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Is the following sentence correct?

The client can see the problem which hadn't been resolved in the following link: ...

Or is changing the word "hadn't" to "hasn't" absolutely necessary to make it grammatically correct?

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  • What is the text before that? Commented Nov 5, 2015 at 18:44
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    We really need to see this sentence in context to tell whether hasn't or hadn't is the right verb. Is the problem currently resolved or not? Commented Nov 5, 2015 at 19:12

1 Answer 1

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Referencing this article

Has and had are forms of the verb to have. Their use as helping verbs is to form perfect tenses.

Present Perfect

Have or has is used with a past participle to form the present perfect tense. This tense designates action which began in the past but continues into the present, or the effect of the action continues into the present.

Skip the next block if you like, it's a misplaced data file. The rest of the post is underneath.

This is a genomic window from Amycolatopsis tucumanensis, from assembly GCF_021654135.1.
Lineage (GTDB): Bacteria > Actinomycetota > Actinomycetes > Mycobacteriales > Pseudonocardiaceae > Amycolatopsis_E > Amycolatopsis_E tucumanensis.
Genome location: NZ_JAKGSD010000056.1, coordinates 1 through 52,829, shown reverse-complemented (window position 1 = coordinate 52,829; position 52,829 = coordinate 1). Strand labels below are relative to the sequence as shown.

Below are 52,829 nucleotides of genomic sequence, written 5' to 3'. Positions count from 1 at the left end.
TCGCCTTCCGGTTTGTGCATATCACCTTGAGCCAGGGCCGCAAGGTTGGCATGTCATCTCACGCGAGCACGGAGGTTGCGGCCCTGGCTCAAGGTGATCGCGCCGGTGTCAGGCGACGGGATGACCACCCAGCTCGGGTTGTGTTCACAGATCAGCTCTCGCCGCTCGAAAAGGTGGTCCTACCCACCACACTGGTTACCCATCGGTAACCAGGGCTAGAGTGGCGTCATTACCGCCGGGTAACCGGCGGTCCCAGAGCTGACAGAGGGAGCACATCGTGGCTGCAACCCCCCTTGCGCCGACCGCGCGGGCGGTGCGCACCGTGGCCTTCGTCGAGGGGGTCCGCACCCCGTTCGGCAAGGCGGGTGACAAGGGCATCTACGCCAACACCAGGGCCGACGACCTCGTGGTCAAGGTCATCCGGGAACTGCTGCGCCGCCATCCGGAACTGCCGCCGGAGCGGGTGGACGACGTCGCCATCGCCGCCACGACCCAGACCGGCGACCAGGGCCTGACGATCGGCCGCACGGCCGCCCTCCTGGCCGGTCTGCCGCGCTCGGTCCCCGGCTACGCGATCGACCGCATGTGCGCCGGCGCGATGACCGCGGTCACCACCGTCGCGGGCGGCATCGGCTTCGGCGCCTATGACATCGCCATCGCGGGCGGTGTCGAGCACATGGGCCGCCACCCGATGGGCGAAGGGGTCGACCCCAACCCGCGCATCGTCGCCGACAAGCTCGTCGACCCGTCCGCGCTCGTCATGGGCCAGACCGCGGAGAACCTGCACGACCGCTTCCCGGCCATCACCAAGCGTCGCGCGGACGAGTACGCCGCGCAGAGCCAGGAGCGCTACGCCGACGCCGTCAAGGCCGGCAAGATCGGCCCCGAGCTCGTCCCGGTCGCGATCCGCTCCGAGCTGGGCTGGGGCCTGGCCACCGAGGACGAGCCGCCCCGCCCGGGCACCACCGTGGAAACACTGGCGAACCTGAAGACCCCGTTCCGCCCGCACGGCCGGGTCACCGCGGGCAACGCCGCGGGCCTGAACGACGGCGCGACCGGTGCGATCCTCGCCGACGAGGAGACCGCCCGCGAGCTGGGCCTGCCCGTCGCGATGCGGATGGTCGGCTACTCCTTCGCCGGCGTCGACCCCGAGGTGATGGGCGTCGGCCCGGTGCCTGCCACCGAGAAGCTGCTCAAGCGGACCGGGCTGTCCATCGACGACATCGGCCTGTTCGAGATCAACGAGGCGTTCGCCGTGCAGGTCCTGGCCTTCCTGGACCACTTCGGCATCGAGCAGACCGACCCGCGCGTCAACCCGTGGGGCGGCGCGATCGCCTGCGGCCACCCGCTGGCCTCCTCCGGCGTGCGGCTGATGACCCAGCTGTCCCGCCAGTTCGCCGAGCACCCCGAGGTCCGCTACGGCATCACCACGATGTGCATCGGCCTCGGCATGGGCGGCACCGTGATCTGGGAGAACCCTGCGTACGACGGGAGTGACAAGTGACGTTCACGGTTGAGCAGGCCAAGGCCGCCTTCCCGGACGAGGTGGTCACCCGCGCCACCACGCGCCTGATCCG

Past Perfect

This past perfect (also called the pluperfect) is formed with had and a past participle. The past perfect indicates an action that was completed in the past before another action took place.

In this case, either hadn't or hasn't could be grammatically correct.

For example, consider Peter Shor's sentence from the comments:

We have now resolved all four problems that were brought to our attention two weeks ago. Last week, we had only resolved three of them. The client can see the problem that hadn't been resolved in the following link.

Similarly, consider the following sentence:

We have only managed to resolve three of the four problems. The client can see the problem that hasn't been resolved in the following link.

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  • If you are down voting my answer, please tell me why or leave a comment so I know what I can improve on. Commented Nov 5, 2015 at 18:59
  • I'm not the downvoter, but the tense hadn't could be perfectly grammatical in the OP's sentence. Using hadn't could indicate that the the problem had not been resolved before some event that was mentioned in the previous sentence. Commented Nov 5, 2015 at 19:04
  • @PeterShor can you explain why? Commented Nov 5, 2015 at 19:05
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    For example: We have now resolved all four problems that were brought to our attention two weeks ago. Last week, we had only resolved three of them. The client can see the problem that hadn't been resolved in the following link. It's a somewhat contrived paragraph, but you should be able to see why you need to use hadn't there. Commented Nov 5, 2015 at 19:09
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    Thank you for clearing that up for me, I have edited my answer. Commented Nov 5, 2015 at 19:12

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